You can’t see splenic tumors coming–or can you?
Too often, splenic tumors pass under the radar until the dog collapses as a result of severe internal bleeding.
My brother-in-law had a dog die to hemangiosarcoma a couple of years ago. The prognosis with this cancer is generally poor but on top of that, their vet insisted it was a urinary tract infection. It wasn’t until he got a second opinion when Mandy got properly diagnosed. Surgery gave them a couple of weeks of quality time together.
The first thing to realize about splenic tumors is that only about 50% of them are malignant.
While splenic tumors aren’t exactly rare in dogs, about half of them are non-cancerous. Whether cancerous or not, the biggest imminent danger with splenic masses is a dog bleeding out internally. Massive internal bleeding is often what brings the dog to a vet and leads to a diagnosis.
The second important thing is to be aware of the potential early signs.
Most of the time you’ll hear there are no early signs. But there are.
The symptoms of a bleeding splenic mass can masquerade as signs of an aging, arthritic dog.
After an active day, a dog will become very quiet, painful, reluctant to move, having difficulties to get up … That was exactly what was happening with Mandy. Some days she looked okay and the next day was unable to go out to potty without help. Then she’d feel better and then crash again. And this pattern kept repeating itself.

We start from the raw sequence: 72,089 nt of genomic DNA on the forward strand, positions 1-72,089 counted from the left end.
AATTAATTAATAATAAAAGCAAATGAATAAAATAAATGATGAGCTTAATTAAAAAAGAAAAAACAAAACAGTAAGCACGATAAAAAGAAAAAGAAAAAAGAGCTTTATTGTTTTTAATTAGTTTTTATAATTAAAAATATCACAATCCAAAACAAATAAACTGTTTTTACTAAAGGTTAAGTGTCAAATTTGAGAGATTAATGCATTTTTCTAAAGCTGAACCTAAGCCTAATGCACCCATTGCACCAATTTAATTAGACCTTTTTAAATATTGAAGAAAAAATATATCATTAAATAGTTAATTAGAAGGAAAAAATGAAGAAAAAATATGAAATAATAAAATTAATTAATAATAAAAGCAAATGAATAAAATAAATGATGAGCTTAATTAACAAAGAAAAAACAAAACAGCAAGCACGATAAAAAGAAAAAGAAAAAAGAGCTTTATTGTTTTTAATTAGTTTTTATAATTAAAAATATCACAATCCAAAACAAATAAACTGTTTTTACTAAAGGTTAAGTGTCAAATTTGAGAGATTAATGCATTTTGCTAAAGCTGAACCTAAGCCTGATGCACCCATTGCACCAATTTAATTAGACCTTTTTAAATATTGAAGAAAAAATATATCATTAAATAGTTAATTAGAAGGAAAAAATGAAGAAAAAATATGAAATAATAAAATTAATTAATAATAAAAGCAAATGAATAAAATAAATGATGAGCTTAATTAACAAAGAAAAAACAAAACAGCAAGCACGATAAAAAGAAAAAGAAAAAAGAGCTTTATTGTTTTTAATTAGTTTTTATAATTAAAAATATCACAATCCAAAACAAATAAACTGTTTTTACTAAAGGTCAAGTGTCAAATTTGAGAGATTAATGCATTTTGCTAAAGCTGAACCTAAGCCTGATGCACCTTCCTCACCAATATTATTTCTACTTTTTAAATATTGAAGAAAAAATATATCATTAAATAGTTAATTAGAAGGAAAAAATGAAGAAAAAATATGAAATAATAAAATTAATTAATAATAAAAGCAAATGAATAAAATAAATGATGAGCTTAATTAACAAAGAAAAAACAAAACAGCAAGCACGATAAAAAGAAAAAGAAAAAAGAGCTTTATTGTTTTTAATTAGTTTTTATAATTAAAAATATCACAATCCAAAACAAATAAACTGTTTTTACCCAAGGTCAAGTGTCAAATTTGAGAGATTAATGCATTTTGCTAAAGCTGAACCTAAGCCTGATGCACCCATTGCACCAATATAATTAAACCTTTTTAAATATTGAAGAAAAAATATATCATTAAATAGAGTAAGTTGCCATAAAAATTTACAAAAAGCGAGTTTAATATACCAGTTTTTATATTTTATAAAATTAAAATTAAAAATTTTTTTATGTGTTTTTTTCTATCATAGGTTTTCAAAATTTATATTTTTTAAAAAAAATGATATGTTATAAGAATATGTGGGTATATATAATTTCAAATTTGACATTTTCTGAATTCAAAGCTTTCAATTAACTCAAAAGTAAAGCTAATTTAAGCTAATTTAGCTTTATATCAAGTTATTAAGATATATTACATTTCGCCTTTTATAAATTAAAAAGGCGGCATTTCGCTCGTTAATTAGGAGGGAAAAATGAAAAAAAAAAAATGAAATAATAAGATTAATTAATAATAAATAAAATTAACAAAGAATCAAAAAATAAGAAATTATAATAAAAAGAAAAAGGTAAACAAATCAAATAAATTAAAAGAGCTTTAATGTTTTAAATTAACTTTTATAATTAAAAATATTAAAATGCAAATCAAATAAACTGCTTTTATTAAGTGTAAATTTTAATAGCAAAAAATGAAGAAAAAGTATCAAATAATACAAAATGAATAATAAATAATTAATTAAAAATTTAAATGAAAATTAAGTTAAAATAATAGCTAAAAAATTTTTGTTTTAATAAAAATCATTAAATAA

According to Dr. Spector, almost every dog sh sees for a splenic mass had a history of waxing and waning lethargy and pain.
The reason for that is that as the tumor is growing, it bleeds into the abdomen, particularly with activity or exercise. This results in a lethargic dog who can barely move. Then the blood gets reabsorbed and the dog bounces back.
If your dog is having such symptoms, don’t automatically assume it’s arthritis.
One thing I always check on a dog who is lethargic is gum color.
To treat, the first thing to do is to remove the spleen.
It does sound like a drastic solution. But a dog can live without a spleen. They cannot live without blood.
While it does have a function in the body, a dog can live without one. If your dog does have hemangiosarcoma, it can give you some extra quality time to say goodbye to each other and catch up on their bucket list. If your dog’s splenic mass is benign, it will save your dog’s life.
If my dog was diagnosed with a splenic mass, I would agree to surgery regardless of what the mass may or may not be.
The case study used in a podcast is about a dog whose condition was about something else altogether.
Be watchful of your dog’s symptoms and don’t jump to conclusions.
Do listen to the Spleen tumor may not be malignant, it can save your dog’s life one day.